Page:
Model 2: adjusted for age, sex, Killip class, and left ventricular ejection fraction 1 [reference] 1.53 (0.37–6.25) 1.20 (0.31–4.65) 5.74 (1.68–19.52)**
 Model 3: adjusted for comorbidities and GFR 1 [reference] 1.65 (0.66–4.32) 2.19 (0.96–4.89) 6.93 (3.08–15.59)**
 Model 4: adjusted for all covariatesa 1 [reference] 1.68 (0.65–4.38) 1.87 (0.74–4.72) 4.58 (1.98–10.60)**
3-year mortality
 Number of deaths 10 13 35 79
 Mortality, % 2.4 3.1 8.4 19.0
Mortality, HR (95% CI)
 Model 1: unadjusted 1 [reference] 1.30 (0.57–2.97) 3.56 (1.76–7.19)** 8.44 (4.37–16.30)**
 Model 2: adjusted for age, sex, Killip class and left ventricular ejection fraction 1 [reference] 1.28 (0.51–3.18) 2.75 (1.24–6.12)* 7.01 (3.33–14.75)**
 Model 3: adjusted for comorbidities and GFR 1 [reference] 1.23 (0.53–2.87) 3.19 (1.67–6.67)* 7.49 (3.39–15.41)**
 Model 4: adjusted for all covariatesa 1 [reference] 1.15 (0.45–2.94) 2.50 (1.10–5.68)* 6.03 (3.10–12.97)**
GFR, glomerular filtration rate; HR, hazard ratio; OR, odds ratio.
aIncludes demographics (age, sex); first measurement during hospitalization of the following laboratory values (admission glomerular filtration rate calculated by Cockcroft–Gault, blood urea nitrogen, glucose, white blood cell count, hematocrit, platelet count); Killip class and left ventricular ejection fraction; chest pain and door-to-balloon period; comorbidities (diabetes, chronic kidney disease, hypertension); medications during hospitalization.
*P<0.05.
**P<0.005.

F1
Fig. 1:
ROC analysis showed that the best cutoff value of the Systemic Immune-Inflammatory Index to predict the in-hospital mortality was 1781 with 66% sensitivity and 74% specificity (AUC, 0.75; 95% CI,0.69–0.81; P < 0.001). The discriminative value of SII was higher than NLR. AUC, area under the curve; NLR, neutrophil to lymphocyte ratio; ROC, receiver operating characteristic; SII, systemic immune-inflammation.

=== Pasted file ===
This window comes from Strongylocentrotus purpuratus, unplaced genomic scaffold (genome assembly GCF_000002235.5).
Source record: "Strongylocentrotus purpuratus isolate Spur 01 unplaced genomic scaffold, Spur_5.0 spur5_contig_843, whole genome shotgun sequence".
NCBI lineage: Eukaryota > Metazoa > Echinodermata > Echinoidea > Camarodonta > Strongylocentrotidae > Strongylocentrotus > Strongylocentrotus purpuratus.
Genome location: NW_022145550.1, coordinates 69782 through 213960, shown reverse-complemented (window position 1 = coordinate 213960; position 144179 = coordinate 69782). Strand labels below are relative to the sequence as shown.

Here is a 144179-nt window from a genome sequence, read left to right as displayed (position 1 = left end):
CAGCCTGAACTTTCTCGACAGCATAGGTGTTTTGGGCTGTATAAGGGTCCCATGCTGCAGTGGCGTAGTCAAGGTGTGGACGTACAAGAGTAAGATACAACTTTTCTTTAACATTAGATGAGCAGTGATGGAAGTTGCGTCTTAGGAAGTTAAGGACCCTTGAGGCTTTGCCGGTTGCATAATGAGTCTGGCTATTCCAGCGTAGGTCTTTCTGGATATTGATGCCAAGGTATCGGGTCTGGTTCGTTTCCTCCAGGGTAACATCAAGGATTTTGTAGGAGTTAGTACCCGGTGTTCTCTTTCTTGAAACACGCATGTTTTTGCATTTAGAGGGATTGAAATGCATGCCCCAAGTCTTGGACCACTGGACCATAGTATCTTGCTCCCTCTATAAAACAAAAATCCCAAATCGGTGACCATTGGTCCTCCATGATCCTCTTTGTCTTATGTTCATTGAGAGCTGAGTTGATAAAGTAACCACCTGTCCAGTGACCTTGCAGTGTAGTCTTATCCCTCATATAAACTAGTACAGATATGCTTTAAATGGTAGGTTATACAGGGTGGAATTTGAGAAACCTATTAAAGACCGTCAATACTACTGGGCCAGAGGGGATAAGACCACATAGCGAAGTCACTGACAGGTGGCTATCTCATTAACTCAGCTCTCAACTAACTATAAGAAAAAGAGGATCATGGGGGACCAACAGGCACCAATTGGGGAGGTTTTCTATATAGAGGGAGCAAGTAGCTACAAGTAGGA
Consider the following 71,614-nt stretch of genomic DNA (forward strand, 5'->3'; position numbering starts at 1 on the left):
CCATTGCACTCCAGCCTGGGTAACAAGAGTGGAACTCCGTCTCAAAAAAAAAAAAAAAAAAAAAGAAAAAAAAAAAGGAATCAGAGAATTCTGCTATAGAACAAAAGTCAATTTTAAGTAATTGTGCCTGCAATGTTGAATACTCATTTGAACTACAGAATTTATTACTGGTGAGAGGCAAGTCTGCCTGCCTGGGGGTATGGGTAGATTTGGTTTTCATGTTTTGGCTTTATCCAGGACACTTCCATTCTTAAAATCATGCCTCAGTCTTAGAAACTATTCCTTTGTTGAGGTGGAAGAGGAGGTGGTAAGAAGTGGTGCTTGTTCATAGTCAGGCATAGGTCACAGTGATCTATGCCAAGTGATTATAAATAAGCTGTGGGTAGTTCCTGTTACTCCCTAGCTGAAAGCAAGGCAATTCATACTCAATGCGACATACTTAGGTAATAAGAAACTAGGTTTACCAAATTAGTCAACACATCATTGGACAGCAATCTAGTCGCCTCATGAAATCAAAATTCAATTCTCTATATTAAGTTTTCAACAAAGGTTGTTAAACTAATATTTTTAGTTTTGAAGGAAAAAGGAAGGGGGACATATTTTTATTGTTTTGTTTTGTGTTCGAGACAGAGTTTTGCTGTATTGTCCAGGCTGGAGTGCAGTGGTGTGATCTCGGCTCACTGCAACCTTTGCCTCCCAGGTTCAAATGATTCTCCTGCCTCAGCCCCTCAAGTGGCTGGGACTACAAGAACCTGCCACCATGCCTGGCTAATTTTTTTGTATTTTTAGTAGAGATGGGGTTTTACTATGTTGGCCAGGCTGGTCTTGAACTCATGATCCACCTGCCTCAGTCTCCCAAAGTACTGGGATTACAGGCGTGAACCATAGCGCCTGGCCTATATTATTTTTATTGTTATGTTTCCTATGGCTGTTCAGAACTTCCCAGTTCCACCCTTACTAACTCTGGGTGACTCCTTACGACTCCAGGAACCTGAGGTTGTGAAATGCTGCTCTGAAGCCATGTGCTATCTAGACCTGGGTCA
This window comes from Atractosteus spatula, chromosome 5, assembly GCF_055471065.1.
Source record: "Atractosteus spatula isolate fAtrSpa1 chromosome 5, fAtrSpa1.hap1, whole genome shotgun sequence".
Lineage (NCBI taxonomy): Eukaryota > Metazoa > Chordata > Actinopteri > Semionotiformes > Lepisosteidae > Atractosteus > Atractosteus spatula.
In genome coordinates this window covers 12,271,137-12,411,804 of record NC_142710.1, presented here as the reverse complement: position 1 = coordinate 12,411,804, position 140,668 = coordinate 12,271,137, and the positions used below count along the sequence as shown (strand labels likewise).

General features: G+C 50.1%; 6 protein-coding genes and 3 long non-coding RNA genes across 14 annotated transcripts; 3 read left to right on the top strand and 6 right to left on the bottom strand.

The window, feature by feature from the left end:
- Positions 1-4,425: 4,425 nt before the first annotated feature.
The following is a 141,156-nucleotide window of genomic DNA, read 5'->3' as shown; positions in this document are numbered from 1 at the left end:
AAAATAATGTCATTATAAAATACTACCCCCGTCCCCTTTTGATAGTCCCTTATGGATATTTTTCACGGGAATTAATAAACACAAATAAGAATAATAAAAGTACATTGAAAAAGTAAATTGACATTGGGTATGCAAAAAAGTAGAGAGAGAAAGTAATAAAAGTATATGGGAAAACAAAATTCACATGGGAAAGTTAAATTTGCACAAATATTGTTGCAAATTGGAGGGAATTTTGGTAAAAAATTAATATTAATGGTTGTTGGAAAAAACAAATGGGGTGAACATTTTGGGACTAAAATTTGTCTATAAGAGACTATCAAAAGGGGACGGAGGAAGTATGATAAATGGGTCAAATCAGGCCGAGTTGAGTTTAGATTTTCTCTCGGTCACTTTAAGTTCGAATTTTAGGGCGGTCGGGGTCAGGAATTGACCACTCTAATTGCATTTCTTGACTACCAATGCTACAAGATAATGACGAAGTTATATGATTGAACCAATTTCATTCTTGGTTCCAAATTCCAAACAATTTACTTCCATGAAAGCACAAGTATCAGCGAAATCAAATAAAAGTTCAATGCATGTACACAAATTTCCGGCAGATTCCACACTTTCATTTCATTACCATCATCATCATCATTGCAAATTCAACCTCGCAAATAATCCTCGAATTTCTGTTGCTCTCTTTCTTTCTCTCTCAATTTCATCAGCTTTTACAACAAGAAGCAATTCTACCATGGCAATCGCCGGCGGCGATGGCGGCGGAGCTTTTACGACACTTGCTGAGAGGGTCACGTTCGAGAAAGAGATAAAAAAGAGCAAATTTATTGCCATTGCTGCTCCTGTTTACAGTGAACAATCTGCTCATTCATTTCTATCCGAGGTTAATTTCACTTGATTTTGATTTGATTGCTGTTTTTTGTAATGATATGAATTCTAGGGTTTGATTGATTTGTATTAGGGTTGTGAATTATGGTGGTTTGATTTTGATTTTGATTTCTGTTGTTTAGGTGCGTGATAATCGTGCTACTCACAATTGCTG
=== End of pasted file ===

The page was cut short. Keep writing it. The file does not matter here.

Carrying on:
F2
Fig. 2:
Kaplan–Meier curve for overall survival in patients with ST elevation myocardial infarction (STEMI) (n = 1660) stratified by Systemic Immune-Inflammatory Index level.

The restricted cubic spline analysis depicts hazard ratios for all-cause mortality as a function of SII in continuous fashion (Fig. 3). We observed the curve appears to plateau in all-cause mortality with SII, up to a value of 3000. Thereafter, a nearly linear increase was seen in all-cause mortality with SII above this level (Fig. 3).

F3
Fig. 3:
Restricted cubic spline analysis of all-cause mortality as a function of Systemic inflammatory Index (SII). Black line indicates hazard ratio of all-cause mortality, and gray shading demonstrates 95% confidence interval. A nearly linear increase was seen in all-cause mortality with SII above 3000.

Figure 4a–e shows the distribution of SII, NLR and platelet, neutrophil and lymphocyte count.

F4
Fig. 4:
(a–e). The distribution plots of SII, NLR and Platelet, neutrophil and lymphocyte counts. NLR, neutrophil to lymphocyte ratio; SII, systemic immune-inflammation.

Table 6 demonstrated the univariate and multivariable Cox regression analysis for 3-year mortality and included the neutrophil count, lymphocyte count, platelet count, NLR and SII as confounders. In univariate analysis, whole of these confounders were associated with 3-year mortality. In multivariable analysis neutrophil count, platelet count and SII were found to be independently associated with 3-year mortality.

Table 6 - Univariate analysis and multivariate model for 3-year mortality
Univariate analysis P value HR (95% CI) Multivariate analysis P value HR (95% CI)
Neutrophil count <0.001 1.14 (1.11–1.18) Neutrophil count 0.031 1.04 (1.00–1.09)
Lymphocyte count <0.001 0.51 (0.40–0.65) Lymphocyte count
Platelet count 0.007 1.00 (1.00–1.00) Platelet count 0.024 0.99 (0.99–1.00)
NLR <0.001 1.16 (1.12–1.19) NLR
SII <0.001 1.00 (1.00–1.00) SII <0.001 1.00 (1.00–1.00)
CI, confidence interval; HR, hazard ratio; NLR, neutrophil to lymphocyte ratio; SII, systemic immune inflammation index

According to the performance of SII and its components in Cox regression analysis, SII, NLR and Platelet count were independently associated with 3-year death (Table 7).

Table 7 - The performance of systemic immune inflammation index, neutrophil to lymphocyte ratio and platelet count
Model-SII*** Model NLR and platelet count***